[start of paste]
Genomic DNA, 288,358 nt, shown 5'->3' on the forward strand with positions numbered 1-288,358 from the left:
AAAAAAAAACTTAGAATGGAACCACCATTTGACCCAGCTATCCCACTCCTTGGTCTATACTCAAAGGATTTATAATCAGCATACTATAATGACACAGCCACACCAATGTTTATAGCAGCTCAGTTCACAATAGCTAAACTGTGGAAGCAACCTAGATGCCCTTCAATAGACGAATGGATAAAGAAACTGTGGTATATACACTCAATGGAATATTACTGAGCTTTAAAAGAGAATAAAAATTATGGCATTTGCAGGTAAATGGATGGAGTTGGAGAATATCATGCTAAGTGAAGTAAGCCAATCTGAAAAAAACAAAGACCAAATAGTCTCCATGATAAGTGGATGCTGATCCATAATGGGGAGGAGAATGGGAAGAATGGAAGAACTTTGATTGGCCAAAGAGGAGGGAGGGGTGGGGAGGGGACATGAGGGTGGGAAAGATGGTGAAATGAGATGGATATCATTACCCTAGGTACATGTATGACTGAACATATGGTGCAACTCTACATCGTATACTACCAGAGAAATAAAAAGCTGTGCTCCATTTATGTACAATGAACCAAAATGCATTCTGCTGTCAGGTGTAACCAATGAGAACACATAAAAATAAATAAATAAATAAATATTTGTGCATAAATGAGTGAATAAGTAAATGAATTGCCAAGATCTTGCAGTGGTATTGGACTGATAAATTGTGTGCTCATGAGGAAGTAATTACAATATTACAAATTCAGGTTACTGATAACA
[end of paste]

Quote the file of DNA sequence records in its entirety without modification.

Genomic DNA, 288,358 nt, shown 5'->3' on the forward strand with positions numbered 1-288,358 from the left:
AAAAAAAAACTTAGAATGGAACCACCATTTGACCCAGCTATCCCACTCCTTGGTCTATACTCAAAGGATTTATAATCAGCATACTATAATGACACAGCCACACCAATGTTTATAGCAGCTCAGTTCACAATAGCTAAACTGTGGAAGCAACCTAGATGCCCTTCAATAGACGAATGGATAAAGAAACTGTGGTATATACACTCAATGGAATATTACTGAGCTTTAAAAGAGAATAAAAATTATGGCATTTGCAGGTAAATGGATGGAGTTGGAGAATATCATGCTAAGTGAAGTAAGCCAATCTGAAAAAAACAAAGACCAAATAGTCTCCATGATAAGTGGATGCTGATCCATAATGGGGAGGAGAATGGGAAGAATGGAAGAACTTTGATTGGCCAAAGAGGAGGGAGGGGTGGGGAGGGGACATGAGGGTGGGAAAGATGGTGAAATGAGATGGATATCATTACCCTAGGTACATGTATGACTGAACATATGGTGCAACTCTACATCGTATACTACCAGAGAAATAAAAAGCTGTGCTCCATTTATGTACAATGAACCAAAATGCATTCTGCTGTCAGGTGTAACCAATGAGAACACATAAAAATAAATAAATAAATAAATATTTGTGCATAAATGAGTGAATAAGTAAATGAATTGCCAAGATCTTGCAGTGGTATTGGACTGATAAATTGTGTGCTCATGAGGAAGTAATTACAATATTACAAATTCAGGTTACTGATAACA